“The thing I’m most proud of, which not only relates to athletics but also programs in general, is we’ve really provided our kids at Keene ISD opportunities to be involved,” Stephens said. “That’s the key. Nobody goes to school just so they can go to math class. A lot of kids like math but they like to go to school for the experience of being involved at school [with extracurricular activities]. With robotics, forensics, all of these things we’ve started, along with sports, we feel like we’ve provided our kids a well-rounded school experience.
“Eight or nine years ago, Keene only had basketball and cross country. If you wanted to be part of the ‘Charger experience,’ those were your only options was to be a basketball player or a runner. Now we have much more to provide students with a better experience. And we’re looking forward to fully getting that Texas high school fall experience with football.”
With Keene ISD’s athletic participation increasing over the last several years, McFarlin said that was another reason why adding football into the mix now makes sense.
“With the way our numbers are in athletics, we have had more and more participation,” McFarlin said. “So we need to find more and more ways to accommodate our kids and the growth we have and the potential growth we’ll have in the future. When you add something like football, not only are you adding another sport but you’re getting more opportunities for our band and cheerleaders and things like that. We feel like the numbers we have right now in athletics and the interest we have in football, it’s a good opportunity to serve not only the young men that are asking about it but a lot of different organizations in our school as well.”
McFarlin said having unanimous approval from the school board was a much-appreciated first step.
“The biggest question brought up from the board was, ‘What are we going to do for a press box?’” McFarlin said. “They gave us full support. It’s really encouraging. It’s nice to know you’ve got a school board that is supportive and on board with doing what we feel is best for our student-athletes at Keene.”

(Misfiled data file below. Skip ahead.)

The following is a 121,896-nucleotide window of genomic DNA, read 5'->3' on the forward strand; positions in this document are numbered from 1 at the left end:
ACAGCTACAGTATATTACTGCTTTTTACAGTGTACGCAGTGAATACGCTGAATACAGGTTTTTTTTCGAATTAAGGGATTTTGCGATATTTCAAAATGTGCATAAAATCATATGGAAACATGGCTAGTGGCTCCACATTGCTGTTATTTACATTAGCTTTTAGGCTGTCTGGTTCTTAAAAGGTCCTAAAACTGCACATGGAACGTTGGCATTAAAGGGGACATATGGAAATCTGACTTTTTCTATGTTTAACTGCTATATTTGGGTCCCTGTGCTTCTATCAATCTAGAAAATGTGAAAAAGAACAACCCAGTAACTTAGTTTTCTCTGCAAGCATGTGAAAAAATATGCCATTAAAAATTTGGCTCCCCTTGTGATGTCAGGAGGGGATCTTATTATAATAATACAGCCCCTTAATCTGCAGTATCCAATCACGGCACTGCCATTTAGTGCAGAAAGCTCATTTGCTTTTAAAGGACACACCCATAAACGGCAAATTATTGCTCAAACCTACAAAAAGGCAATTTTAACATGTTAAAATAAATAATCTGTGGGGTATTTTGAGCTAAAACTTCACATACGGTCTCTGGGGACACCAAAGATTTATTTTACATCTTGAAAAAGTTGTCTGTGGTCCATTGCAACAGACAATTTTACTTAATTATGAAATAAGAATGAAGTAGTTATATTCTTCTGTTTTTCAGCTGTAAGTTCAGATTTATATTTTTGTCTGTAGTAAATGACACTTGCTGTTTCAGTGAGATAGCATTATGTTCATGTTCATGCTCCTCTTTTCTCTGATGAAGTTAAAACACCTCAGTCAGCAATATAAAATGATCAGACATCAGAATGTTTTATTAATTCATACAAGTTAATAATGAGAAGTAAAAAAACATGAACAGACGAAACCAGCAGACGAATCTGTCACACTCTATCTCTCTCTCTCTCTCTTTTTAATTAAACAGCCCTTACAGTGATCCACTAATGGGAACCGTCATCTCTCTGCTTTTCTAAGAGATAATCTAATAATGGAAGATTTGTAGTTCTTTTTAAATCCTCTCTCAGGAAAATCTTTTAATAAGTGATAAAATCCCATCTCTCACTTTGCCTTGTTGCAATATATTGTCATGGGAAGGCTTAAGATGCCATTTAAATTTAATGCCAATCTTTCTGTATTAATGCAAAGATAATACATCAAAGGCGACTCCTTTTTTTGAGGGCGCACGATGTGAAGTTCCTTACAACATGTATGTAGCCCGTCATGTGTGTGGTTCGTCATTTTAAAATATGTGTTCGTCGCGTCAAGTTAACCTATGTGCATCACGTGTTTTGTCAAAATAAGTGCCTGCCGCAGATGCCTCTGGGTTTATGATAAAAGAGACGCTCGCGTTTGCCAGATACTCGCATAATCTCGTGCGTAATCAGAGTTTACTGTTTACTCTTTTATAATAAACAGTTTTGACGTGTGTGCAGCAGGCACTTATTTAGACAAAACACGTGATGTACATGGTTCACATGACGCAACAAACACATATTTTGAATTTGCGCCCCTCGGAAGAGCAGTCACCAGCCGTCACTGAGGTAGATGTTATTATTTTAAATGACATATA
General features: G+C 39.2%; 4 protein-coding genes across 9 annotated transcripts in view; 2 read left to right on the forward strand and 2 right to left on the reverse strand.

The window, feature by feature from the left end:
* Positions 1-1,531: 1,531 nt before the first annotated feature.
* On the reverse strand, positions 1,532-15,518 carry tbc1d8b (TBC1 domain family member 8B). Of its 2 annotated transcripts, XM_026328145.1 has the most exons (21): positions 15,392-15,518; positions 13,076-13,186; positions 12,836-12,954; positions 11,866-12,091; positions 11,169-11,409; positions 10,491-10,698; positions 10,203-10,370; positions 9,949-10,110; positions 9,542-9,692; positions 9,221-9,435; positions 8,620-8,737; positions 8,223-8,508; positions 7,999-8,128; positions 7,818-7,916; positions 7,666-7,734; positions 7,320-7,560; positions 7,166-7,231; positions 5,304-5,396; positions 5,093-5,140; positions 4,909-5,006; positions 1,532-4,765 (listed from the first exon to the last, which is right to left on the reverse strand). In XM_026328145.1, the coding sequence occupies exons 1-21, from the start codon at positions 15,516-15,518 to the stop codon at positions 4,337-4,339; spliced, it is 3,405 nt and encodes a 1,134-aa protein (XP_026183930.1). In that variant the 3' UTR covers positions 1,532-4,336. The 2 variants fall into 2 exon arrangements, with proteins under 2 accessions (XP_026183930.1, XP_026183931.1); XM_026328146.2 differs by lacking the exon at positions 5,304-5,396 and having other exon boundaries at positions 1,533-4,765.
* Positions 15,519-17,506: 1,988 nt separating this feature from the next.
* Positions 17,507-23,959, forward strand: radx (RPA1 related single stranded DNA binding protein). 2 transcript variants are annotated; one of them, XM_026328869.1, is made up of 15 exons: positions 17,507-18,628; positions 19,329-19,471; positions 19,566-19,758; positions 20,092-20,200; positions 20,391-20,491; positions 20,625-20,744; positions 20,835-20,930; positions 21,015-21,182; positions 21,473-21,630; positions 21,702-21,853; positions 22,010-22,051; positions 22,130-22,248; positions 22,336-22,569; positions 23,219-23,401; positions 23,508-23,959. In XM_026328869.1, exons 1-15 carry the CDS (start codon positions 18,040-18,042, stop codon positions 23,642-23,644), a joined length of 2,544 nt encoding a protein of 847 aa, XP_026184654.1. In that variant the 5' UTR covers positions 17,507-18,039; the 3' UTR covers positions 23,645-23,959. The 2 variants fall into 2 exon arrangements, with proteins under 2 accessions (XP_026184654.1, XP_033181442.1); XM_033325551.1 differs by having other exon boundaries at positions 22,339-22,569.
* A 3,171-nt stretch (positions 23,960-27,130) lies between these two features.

Stephens said Keene ISD wouldn’t venture into football if it wasn’t something they weren’t fully committed to.
“One of the things we’re adamant about at Keene ISD is we don’t want to do anything where we’re not world class,” Stephens said. “That doesn’t mean we’re always going to win and hang banners, but whatever we’re going to do, we want to do it with all of our heart and soul.”
Stephens added that he believes McFarlin is the perfect person to head up the task of ushering Keene football into existence.
“Especially since we’re going six-man the first three years and he has experience and has gone to the state semifinals,” Stephens said. “He’s got a great mind for the sport. It’s kind of like basketball with how much flying around six-man football is. It will be perfect getting our kids ready. I have unbelievable trust in Coach McFarlin and we probably would not have even started football if he had not agreed to head it up. Once he’s in on something, he’s all in. He’s already got two games scheduled for next year. We’ve only had it approved for 12 hours and he’s got two games scheduled already.
“Kids love playing for Coach McFarlin, and that’s so important starting a new sport. They will run through a wall for him. A lot of kids say they want to play football but it’s a whole different deal practicing in 105-degree weather in shoulder pads and a helmet with a coach yelling at you. It’s going to be different for our kids. It’s not air conditioning and gym in a sport where you don’t get hit; it’s outside and hot and you’ll get lit up. It will make a big difference if it’s a coach they love and respect pushing them.”
While there is plenty of work to be done before the Chargers kick off the 2021 season, McFarlin said he believes Keene is well-positioned to get things started because of its relatively new field house. Only a few things will need to be done to Charger Field to have it ready for football games.
“We’ve got some work to do on our facilities to get ready, but we’re lucky that we’ve got a great field house with a great weight room and great locker rooms,” McFarlin said. “For a non-football school, I would say we have one of the best field houses and weight rooms. So it’s nice having that already done. We’ll have to work out seating arrangements on the visitor side because right now we just have the home side of the bleachers. So we’ll have to incorporate bleachers on the other side and a press box. Outside of that, our field is ready to go once it’s painted and striped for football.
“Along with having our facilities in good shape to make that transition, we’re also fortunate enough to have four coaches on staff that have knowledge of the game at the six-man and 11-man level.”
Coaches who are set to help Keene football get started include: Defensive Coordinator Caleb Johnson, who is Keene’s head baseball coach and a Cleburne High School graduate; Offensive Coordinator Brady Chamberlain, who is an assistant basketball coach and was an all-state player for McFarlin at Blum; Special Teams Coordinator Rico Bailey, who is an assistant basketball coach; and Assistant Coach Billy Coffin, who is the head boys basketball coach.